The November meeting of the Appleby-in-Westmorland Society is traditionally the high spot of the year when some of the extensive slide collection put together painstakingly over the years by Graham Cole are enjoyed. Members were touched and impressed by the dedication and courage which led Graham to present the show last year, shortly before his death and perhaps even more so by the fact that Anne took on the task this year. This particular show followed the route taken by the Town Trail produced by Barry and Vivien McKay (available from the TIC ) which starts in the centre of Appleby and continues down Bridge Street to the Sands, on to Bongate, over the river at Jubilee Bridge, up to Scattergate and finally down Boroughgate to the Moot Hall. Unlike the modern tourist following this route we saw it as our ancestors might have done. Boroughgate was busy but the traffic jams were caused by horses and carts. There were thatched cottages where the Post Office now stands. And believe it or not you could once have indulged in hot or cold baths in the Cloisters. Seeing brightly coloured awnings outside some of the shops made one wonder whether the sun really shone more brightly in the past.
The predecessor of Lady Ann’s Pantry was Gregson’s Family Grocer whose splendid shop front was designed by a bridge builder who had been working on the Eden Valley Railway – hence the arched windows reminiscent of railway tunnels. Whiteheads shop in Bridge Street as well as being a printer and stationer, also acted as a shipping agent advertising emigration to Canada or Australia. If only we could have gazed at the bridge in 1911 when it bore a splendid triumphal arch adorned with flowers to celebrate the coronation of George V but, next best thing, we saw a picture of it in all its glory. Arriving in Bongate we saw the Royal Oak with another pub next to it, now absorbed into its larger neighbour. We passed the Boer War memorial and looked over an oddly towerless St Michael’s Church to the Castle.
Coming into Scattergate there was the tree under which John Wesley was supposed to have preached in 1766; however the weather was so bad that he did not stop. It blew down in a gale in 1959 so there is no longer a tree under which John Wesley did not preach! Coming down into Boroughgate we stopped at St Anne’s Hospital where the black clad residents were pictured standing under the watchful eye of the ‘Mother’. Back at the Moot Hall Anne told us the story behind the slide showing a youthful Queen Elizabeth sitting in the Mayor’s chair. Having decided that their monarch should sit by the window, the question arose as to how the very heavy chair should be moved. It was fitted with castors but Councillors then discovered that, as the ancient floor had an adverse camber, her Majesty might glide away from the window. The then Town Clerk took it upon himself to hold it in place!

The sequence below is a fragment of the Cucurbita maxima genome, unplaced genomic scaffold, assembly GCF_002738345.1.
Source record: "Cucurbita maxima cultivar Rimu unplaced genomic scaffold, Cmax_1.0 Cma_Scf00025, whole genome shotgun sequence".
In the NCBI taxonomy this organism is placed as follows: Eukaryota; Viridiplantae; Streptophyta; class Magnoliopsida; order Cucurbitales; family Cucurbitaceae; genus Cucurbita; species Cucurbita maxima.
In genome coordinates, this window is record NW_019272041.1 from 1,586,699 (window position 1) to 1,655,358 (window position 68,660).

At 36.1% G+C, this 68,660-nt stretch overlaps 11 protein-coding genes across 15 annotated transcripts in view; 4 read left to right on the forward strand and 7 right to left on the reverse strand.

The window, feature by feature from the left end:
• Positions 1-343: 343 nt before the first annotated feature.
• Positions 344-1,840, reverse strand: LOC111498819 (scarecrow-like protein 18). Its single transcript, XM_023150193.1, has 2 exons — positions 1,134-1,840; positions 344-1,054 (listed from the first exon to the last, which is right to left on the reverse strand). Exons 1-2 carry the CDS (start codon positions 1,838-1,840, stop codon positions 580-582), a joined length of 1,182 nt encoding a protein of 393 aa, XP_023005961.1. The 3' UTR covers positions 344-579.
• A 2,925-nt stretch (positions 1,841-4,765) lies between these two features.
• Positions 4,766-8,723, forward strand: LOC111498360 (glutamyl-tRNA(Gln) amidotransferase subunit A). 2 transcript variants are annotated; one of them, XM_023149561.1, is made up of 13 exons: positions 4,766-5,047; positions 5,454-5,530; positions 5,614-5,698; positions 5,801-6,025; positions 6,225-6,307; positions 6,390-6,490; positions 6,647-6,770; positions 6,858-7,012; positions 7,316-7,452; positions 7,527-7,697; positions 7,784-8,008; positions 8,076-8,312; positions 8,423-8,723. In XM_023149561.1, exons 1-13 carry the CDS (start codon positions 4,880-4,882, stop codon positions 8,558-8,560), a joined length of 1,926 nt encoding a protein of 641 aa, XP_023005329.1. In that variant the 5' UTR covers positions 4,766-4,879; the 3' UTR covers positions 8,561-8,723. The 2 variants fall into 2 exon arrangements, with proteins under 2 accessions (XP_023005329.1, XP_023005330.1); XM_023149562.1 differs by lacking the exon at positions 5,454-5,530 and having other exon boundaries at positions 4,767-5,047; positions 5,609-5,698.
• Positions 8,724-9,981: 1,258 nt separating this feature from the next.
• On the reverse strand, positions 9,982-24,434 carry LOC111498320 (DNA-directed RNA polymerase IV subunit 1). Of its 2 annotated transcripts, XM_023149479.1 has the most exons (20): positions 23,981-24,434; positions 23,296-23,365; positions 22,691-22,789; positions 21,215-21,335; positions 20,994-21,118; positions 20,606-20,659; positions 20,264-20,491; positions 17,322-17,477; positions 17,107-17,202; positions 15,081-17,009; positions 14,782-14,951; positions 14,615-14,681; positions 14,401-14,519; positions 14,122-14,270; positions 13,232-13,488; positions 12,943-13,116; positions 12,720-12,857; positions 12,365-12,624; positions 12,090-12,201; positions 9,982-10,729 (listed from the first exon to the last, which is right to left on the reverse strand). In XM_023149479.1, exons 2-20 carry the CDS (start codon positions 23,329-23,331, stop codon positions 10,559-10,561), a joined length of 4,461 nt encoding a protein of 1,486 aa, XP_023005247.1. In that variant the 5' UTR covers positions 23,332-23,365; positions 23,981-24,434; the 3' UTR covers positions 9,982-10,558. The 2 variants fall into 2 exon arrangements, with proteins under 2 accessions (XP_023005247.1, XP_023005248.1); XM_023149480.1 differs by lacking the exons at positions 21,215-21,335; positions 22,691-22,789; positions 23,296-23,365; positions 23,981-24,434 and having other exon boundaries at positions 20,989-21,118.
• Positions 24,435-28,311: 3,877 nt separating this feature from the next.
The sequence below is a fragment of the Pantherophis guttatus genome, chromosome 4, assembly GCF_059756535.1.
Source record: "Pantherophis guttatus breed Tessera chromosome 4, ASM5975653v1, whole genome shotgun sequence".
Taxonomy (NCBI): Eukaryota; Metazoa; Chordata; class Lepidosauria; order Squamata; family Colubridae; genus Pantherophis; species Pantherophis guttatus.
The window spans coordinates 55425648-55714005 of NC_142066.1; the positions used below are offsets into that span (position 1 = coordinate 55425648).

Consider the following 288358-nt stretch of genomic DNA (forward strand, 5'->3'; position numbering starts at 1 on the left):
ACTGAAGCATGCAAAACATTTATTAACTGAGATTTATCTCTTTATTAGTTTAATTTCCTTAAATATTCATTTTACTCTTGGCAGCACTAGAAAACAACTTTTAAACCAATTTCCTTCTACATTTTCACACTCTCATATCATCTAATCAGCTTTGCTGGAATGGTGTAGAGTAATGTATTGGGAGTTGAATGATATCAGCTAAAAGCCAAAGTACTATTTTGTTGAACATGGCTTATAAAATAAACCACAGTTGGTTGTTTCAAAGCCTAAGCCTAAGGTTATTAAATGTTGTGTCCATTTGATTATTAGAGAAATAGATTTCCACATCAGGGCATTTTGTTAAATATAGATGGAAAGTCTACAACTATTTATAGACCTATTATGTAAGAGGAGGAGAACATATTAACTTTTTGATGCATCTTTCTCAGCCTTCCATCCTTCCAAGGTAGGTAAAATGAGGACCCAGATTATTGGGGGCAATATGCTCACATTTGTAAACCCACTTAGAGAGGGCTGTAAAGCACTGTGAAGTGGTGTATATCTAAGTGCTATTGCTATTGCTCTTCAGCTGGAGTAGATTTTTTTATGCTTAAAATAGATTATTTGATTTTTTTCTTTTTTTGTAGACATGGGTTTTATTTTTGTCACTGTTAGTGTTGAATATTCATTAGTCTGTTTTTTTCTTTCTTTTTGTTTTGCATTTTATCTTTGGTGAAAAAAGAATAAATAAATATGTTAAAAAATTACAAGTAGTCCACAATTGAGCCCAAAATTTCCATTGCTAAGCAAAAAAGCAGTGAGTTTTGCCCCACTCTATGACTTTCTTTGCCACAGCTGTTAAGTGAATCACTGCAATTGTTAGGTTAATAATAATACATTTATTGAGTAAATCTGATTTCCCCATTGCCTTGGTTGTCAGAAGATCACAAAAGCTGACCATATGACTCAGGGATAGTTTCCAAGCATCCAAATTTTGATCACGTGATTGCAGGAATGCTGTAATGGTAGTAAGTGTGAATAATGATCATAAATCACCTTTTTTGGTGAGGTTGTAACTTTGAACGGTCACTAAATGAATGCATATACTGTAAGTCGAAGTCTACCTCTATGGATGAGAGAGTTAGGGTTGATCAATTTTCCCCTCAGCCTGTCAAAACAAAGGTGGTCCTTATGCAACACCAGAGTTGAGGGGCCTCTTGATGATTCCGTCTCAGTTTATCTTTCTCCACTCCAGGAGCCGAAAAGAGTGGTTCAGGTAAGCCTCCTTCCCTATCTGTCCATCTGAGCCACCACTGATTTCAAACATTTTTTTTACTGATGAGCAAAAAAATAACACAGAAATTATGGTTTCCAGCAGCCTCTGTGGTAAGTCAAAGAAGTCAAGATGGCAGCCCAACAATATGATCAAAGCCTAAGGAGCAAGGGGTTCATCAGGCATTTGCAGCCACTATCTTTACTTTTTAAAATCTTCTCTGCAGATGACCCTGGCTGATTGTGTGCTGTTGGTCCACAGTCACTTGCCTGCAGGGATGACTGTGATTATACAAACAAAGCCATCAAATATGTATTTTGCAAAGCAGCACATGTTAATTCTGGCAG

It’s good to know that this slide collection is to remain in Appleby. With the help of residents it will continue to grow as more photographs and drawings come to light.
The evening concluded in splendid fashion with a varied and delicious buffet provided by the committee but organised, with her usual taste and efficiency, by Anne Crosby – sadly for us, she has decided it is time some one else took over. The Society is really grateful to her for her hard and cheerful work over several years. We will be hard put to rival her achievements but are glad that she is not leaving us altogether. But Anne Coles is. We wish her well in her new home in Scotland and will always be grateful to her for all the behind-the-scenes work she has put in on behalf of the Society, in particular in mounting some very successful exhibitions.